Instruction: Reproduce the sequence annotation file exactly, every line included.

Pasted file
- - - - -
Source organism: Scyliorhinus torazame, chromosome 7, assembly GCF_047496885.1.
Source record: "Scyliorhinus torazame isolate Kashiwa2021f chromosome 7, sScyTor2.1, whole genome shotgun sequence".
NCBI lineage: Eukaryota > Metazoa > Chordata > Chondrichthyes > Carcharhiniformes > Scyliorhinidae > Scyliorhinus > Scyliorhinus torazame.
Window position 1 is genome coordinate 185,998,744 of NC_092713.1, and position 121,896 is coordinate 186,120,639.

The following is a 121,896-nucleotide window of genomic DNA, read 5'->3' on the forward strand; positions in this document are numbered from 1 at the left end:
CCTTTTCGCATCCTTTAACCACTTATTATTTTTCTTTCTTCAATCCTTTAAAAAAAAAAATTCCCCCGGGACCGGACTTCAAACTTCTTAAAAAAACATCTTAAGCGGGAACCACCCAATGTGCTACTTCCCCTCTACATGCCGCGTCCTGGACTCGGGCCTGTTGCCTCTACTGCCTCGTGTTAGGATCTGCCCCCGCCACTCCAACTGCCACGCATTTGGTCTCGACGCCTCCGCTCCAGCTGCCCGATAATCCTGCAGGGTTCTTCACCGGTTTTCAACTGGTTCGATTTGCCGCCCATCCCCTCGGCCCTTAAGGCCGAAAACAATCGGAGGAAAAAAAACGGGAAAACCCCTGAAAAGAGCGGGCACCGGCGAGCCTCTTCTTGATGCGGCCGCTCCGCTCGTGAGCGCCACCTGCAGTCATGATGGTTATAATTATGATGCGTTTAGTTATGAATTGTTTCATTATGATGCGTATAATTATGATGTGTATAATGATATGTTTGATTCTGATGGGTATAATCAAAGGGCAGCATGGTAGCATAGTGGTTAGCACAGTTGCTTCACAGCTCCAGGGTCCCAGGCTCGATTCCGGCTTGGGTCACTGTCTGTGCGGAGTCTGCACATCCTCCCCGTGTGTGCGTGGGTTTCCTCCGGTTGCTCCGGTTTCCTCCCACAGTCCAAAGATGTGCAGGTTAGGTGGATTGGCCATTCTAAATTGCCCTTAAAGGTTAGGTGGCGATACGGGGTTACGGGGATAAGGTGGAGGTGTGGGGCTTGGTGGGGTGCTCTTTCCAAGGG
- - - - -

Source organism: Scyliorhinus torazame, chromosome 7, assembly GCF_047496885.1.
Source record: "Scyliorhinus torazame isolate Kashiwa2021f chromosome 7, sScyTor2.1, whole genome shotgun sequence".
NCBI lineage: Eukaryota > Metazoa > Chordata > Chondrichthyes > Carcharhiniformes > Scyliorhinidae > Scyliorhinus > Scyliorhinus torazame.
Window position 1 is genome coordinate 185,998,744 of NC_092713.1, and position 121,896 is coordinate 186,120,639.

The following is a 121,896-nucleotide window of genomic DNA, read 5'->3' on the forward strand; positions in this document are numbered from 1 at the left end:
CCTTTTCGCATCCTTTAACCACTTATTATTTTTCTTTCTTCAATCCTTTAAAAAAAAAAATTCCCCCGGGACCGGACTTCAAACTTCTTAAAAAAACATCTTAAGCGGGAACCACCCAATGTGCTACTTCCCCTCTACATGCCGCGTCCTGGACTCGGGCCTGTTGCCTCTACTGCCTCGTGTTAGGATCTGCCCCCGCCACTCCAACTGCCACGCATTTGGTCTCGACGCCTCCGCTCCAGCTGCCCGATAATCCTGCAGGGTTCTTCACCGGTTTTCAACTGGTTCGATTTGCCGCCCATCCCCTCGGCCCTTAAGGCCGAAAACAATCGGAGGAAAAAAAACGGGAAAACCCCTGAAAAGAGCGGGCACCGGCGAGCCTCTTCTTGATGCGGCCGCTCCGCTCGTGAGCGCCACCTGCAGTCATGATGGTTATAATTATGATGCGTTTAGTTATGAATTGTTTCATTATGATGCGTATAATTATGATGTGTATAATGATATGTTTGATTCTGATGGGTATAATCAAAGGGCAGCATGGTAGCATAGTGGTTAGCACAGTTGCTTCACAGCTCCAGGGTCCCAGGCTCGATTCCGGCTTGGGTCACTGTCTGTGCGGAGTCTGCACATCCTCCCCGTGTGTGCGTGGGTTTCCTCCGGTTGCTCCGGTTTCCTCCCACAGTCCAAAGATGTGCAGGTTAGGTGGATTGGCCATTCTAAATTGCCCTTAAAGGTTAGGTGGCGATACGGGGTTACGGGGATAAGGTGGAGGTGTGGGGCTTGGTGGGGTGCTCTTTCCAAGGG